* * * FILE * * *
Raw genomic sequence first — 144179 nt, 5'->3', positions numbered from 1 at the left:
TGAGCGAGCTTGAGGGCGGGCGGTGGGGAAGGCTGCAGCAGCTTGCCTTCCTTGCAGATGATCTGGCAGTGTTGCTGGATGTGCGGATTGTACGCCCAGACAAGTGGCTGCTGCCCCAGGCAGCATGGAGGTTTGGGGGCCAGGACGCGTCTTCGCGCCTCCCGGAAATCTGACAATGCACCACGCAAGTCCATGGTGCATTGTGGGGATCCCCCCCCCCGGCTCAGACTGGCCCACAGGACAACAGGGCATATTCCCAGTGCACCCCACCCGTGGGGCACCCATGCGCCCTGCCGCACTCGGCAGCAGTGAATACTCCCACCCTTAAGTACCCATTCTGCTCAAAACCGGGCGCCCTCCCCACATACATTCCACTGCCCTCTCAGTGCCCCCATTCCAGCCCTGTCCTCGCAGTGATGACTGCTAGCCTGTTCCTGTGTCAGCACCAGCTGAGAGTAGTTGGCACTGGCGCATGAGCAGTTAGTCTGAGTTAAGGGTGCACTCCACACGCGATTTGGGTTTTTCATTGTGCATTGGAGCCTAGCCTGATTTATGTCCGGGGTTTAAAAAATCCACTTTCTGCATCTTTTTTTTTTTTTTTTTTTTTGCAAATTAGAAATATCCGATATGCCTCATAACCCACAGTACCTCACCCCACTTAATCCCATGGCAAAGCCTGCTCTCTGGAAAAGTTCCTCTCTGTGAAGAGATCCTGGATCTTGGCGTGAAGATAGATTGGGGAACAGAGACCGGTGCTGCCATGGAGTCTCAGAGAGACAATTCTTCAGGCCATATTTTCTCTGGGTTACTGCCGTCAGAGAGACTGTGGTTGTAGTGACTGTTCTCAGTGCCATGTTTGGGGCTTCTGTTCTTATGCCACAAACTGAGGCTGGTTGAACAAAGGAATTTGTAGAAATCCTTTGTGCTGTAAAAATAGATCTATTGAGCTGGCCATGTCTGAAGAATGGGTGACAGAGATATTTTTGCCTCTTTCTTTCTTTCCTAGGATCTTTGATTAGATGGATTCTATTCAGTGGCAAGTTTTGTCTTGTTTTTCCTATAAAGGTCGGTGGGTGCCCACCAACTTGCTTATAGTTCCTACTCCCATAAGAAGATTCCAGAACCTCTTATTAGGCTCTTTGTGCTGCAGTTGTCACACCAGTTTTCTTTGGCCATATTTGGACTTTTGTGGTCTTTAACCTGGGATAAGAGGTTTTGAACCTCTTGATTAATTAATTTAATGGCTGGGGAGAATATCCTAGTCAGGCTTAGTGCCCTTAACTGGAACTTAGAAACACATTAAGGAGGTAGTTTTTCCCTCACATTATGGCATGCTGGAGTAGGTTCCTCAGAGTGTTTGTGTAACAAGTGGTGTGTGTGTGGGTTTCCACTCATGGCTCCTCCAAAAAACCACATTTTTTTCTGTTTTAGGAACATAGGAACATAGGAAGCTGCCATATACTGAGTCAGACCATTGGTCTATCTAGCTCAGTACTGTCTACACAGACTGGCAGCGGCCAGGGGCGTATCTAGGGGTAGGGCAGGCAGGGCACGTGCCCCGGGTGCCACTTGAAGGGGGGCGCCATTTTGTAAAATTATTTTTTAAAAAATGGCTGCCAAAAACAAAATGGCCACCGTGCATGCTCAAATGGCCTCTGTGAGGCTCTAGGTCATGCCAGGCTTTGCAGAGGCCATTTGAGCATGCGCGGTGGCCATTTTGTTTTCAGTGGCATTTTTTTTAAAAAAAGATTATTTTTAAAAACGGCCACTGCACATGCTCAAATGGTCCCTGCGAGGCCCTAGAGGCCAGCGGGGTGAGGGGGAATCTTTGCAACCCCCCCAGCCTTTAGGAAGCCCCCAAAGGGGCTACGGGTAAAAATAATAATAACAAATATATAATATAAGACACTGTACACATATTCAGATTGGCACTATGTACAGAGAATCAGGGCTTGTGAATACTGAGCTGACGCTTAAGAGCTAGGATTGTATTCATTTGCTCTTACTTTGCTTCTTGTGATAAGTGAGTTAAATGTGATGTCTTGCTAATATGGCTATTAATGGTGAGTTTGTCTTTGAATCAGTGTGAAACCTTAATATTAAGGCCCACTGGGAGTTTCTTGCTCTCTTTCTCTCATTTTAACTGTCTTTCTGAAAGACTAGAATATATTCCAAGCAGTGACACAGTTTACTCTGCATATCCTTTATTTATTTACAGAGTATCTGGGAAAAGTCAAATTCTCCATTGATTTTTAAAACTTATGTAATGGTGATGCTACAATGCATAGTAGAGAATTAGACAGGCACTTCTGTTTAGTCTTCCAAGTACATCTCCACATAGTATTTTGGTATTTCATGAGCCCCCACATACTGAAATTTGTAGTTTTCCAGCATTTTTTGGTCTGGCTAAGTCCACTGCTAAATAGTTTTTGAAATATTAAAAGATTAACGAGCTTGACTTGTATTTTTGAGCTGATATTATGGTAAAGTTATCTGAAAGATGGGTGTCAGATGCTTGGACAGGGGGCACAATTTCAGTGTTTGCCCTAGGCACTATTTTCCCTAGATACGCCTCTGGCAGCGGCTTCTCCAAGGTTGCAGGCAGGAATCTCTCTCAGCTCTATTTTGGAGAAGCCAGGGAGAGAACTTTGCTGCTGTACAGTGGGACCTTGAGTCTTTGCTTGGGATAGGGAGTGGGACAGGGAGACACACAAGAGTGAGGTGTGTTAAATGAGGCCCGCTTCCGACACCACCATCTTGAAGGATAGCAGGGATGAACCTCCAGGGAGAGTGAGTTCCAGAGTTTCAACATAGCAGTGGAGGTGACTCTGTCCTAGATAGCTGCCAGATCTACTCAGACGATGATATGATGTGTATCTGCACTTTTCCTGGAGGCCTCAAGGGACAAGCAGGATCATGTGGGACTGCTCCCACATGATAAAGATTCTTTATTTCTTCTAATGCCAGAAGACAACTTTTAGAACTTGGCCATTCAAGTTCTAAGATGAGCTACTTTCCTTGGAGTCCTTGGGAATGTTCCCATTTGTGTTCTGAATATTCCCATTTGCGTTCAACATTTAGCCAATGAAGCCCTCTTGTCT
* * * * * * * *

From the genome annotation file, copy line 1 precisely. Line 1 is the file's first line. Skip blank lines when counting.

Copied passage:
Raw genomic sequence first — 144179 nt, 5'->3', positions numbered from 1 at the left: